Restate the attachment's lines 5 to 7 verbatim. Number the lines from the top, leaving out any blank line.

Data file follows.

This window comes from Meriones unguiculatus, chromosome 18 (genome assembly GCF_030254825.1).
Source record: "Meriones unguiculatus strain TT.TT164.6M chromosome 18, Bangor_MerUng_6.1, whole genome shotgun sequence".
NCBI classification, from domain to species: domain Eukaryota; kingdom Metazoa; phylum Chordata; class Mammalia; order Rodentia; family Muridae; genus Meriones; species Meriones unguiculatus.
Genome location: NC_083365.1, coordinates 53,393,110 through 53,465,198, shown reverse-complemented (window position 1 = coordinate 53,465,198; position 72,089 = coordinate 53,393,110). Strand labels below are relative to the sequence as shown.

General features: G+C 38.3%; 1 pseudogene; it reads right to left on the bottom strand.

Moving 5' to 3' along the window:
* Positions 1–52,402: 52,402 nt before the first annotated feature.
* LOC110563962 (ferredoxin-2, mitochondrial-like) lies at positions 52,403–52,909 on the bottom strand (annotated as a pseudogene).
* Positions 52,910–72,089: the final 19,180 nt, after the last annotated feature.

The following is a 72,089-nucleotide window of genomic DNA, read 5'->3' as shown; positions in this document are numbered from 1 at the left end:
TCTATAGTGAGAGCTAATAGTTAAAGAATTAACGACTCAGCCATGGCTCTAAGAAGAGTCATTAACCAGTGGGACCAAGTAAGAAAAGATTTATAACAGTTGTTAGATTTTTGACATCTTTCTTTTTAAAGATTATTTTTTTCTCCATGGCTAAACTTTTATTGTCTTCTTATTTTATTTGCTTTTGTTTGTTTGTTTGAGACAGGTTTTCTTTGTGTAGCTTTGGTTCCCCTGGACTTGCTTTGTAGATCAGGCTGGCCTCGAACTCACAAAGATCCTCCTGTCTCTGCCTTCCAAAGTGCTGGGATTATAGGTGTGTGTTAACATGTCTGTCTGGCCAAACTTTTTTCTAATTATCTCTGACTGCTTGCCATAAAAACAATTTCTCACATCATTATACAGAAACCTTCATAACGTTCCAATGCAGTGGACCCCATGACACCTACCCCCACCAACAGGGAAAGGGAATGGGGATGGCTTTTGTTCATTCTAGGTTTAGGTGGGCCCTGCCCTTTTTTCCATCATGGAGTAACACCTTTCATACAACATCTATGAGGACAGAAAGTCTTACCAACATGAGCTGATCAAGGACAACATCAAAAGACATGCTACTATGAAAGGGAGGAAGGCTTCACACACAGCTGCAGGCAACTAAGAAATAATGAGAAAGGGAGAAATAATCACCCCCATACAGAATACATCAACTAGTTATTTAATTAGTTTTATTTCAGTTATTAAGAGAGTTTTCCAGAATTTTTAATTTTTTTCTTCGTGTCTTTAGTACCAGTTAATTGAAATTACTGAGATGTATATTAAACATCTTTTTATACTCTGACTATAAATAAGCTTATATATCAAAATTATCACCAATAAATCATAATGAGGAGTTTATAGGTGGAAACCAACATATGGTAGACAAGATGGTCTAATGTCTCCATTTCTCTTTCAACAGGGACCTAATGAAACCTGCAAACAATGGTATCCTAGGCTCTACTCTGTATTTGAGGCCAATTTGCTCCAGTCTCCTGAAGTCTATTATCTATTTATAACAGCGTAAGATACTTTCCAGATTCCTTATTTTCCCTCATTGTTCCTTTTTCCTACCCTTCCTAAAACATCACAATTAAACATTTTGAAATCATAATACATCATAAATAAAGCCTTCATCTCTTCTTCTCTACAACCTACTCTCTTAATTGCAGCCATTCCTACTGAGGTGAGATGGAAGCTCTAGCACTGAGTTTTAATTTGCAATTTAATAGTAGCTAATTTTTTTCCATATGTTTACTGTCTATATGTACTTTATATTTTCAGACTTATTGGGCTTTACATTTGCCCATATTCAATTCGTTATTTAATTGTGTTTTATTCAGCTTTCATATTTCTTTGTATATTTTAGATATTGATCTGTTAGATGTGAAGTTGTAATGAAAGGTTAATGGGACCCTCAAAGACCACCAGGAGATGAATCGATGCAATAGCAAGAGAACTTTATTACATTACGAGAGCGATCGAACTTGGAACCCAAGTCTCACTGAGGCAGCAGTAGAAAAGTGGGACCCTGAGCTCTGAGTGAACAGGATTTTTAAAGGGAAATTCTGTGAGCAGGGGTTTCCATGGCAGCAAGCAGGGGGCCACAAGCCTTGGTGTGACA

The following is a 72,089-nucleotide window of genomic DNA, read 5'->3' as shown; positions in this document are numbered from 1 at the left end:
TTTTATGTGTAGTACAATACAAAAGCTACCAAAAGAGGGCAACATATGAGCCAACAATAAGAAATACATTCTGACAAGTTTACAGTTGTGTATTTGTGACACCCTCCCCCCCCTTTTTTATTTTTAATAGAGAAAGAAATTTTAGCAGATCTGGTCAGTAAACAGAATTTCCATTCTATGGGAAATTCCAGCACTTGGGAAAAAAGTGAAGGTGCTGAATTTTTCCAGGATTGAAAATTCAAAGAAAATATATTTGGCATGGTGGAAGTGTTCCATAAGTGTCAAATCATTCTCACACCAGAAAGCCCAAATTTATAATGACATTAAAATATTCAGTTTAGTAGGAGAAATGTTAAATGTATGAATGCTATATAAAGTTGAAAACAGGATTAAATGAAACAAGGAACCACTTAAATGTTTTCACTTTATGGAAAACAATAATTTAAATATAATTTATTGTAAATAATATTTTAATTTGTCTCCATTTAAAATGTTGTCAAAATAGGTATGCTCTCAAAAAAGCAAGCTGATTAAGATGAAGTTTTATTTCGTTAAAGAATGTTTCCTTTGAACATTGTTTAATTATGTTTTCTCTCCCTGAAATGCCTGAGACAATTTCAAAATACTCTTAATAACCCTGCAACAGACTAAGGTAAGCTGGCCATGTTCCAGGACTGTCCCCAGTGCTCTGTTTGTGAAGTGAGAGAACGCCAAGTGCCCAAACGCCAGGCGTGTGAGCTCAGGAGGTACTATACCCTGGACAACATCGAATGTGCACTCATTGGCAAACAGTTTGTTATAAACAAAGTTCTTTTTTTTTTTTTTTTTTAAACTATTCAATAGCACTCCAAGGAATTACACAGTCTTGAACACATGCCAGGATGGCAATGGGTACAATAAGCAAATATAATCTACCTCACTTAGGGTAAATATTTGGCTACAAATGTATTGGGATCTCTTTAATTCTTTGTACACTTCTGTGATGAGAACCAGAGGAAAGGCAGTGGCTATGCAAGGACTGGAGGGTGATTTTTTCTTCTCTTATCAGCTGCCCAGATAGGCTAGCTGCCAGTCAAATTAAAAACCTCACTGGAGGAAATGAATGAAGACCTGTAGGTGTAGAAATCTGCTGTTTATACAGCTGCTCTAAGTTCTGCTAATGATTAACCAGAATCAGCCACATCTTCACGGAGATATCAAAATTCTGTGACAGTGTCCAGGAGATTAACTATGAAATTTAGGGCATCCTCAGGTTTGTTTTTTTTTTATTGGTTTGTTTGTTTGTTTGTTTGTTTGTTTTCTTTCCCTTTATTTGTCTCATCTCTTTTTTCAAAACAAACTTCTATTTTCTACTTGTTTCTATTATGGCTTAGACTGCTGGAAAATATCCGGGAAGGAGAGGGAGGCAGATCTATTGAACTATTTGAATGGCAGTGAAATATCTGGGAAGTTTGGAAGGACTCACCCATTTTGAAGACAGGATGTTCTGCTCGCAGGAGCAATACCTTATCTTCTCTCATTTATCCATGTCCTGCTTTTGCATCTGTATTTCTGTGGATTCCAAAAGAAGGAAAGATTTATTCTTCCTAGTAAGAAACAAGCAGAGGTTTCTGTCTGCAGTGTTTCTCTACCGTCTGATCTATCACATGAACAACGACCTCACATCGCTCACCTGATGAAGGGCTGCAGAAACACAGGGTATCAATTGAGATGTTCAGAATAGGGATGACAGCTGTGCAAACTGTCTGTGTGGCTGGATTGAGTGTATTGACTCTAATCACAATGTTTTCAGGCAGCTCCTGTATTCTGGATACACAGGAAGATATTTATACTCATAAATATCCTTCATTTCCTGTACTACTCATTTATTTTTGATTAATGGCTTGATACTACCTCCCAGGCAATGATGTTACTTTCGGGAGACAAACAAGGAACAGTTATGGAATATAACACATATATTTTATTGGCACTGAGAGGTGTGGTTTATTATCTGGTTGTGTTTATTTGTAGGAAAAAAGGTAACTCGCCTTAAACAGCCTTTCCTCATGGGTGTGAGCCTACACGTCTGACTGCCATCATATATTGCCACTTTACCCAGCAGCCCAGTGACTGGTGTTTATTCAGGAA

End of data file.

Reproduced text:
General features: G+C 38.3%; 1 pseudogene; it reads right to left on the bottom strand.

Moving 5' to 3' along the window:
* Positions 1–52,402: 52,402 nt before the first annotated feature.